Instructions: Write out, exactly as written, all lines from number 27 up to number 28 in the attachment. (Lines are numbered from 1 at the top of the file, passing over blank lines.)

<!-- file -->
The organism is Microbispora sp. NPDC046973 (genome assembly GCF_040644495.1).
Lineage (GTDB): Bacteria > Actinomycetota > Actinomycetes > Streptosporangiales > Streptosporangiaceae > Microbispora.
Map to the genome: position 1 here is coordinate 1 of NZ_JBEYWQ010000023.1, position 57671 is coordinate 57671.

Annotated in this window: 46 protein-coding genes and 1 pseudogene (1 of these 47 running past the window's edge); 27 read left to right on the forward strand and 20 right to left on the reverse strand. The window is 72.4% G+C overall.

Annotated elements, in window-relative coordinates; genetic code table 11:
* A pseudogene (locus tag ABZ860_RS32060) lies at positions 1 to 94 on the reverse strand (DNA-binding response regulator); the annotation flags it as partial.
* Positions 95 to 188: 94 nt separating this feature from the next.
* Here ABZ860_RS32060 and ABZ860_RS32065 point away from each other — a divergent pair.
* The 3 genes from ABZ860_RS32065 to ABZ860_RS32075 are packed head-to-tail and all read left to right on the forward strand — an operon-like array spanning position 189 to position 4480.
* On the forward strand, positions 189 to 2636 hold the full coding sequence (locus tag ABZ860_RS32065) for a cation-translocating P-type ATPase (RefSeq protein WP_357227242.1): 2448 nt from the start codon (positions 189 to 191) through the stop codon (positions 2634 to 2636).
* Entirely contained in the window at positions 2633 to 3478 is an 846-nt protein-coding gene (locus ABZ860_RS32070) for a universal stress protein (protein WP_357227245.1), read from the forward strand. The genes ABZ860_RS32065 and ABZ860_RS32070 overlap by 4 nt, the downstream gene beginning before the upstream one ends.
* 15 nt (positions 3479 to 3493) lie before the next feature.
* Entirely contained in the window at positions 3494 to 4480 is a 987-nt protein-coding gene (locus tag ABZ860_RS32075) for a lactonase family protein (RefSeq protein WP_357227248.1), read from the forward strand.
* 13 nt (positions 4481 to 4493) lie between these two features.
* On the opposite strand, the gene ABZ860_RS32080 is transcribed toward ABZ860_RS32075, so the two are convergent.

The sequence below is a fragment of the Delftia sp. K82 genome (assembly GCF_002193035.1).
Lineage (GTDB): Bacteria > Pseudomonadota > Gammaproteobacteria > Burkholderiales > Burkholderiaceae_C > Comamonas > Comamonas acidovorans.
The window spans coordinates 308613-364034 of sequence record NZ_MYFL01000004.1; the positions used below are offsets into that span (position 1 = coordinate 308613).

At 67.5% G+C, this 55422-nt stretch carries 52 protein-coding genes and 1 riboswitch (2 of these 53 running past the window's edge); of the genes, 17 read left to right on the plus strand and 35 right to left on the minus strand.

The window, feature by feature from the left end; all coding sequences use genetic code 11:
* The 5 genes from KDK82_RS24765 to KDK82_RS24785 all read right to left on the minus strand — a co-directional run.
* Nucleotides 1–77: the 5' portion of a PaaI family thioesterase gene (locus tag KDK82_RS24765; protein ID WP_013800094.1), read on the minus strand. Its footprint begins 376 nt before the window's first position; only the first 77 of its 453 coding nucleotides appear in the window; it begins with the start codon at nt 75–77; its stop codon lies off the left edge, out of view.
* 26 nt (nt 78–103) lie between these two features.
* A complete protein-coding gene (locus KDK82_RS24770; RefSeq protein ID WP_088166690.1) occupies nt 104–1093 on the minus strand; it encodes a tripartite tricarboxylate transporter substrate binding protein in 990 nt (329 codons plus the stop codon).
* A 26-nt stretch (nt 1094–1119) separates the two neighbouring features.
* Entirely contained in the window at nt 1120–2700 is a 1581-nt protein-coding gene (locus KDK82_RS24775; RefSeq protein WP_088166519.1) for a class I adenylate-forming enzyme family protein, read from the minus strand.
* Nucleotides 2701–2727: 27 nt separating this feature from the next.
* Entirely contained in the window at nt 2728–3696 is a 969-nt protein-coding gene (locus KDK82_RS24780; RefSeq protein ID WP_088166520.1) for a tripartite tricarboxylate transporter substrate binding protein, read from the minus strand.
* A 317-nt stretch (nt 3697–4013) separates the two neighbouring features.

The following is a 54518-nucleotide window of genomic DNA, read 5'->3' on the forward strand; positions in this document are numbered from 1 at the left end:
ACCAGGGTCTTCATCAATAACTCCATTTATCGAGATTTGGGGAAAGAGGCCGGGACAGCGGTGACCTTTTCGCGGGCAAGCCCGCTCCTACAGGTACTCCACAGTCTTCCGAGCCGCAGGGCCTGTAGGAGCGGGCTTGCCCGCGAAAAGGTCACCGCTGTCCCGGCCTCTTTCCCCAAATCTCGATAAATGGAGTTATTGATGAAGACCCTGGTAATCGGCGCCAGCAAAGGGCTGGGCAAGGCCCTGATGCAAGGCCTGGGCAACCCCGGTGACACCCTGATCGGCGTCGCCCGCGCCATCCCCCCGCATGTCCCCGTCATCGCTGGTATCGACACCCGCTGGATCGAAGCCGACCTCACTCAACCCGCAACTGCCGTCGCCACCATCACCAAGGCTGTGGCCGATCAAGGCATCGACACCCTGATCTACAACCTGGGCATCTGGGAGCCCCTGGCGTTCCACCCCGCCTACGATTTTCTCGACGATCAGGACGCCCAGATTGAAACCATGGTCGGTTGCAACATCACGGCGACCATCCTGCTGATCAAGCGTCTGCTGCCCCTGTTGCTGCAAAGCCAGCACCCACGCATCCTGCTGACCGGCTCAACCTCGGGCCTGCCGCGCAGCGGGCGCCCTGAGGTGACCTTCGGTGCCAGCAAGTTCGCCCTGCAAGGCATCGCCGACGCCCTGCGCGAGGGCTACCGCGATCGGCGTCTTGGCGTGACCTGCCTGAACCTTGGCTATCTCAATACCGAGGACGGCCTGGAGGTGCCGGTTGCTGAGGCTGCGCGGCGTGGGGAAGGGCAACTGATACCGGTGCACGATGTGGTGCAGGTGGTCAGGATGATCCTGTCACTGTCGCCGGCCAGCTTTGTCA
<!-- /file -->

* Nucleotides 2701–2727: 27 nt separating this feature from the next.
* Entirely contained in the window at nt 2728–3696 is a 969-nt protein-coding gene (locus KDK82_RS24780; RefSeq protein ID WP_088166520.1) for a tripartite tricarboxylate transporter substrate binding protein, read from the minus strand.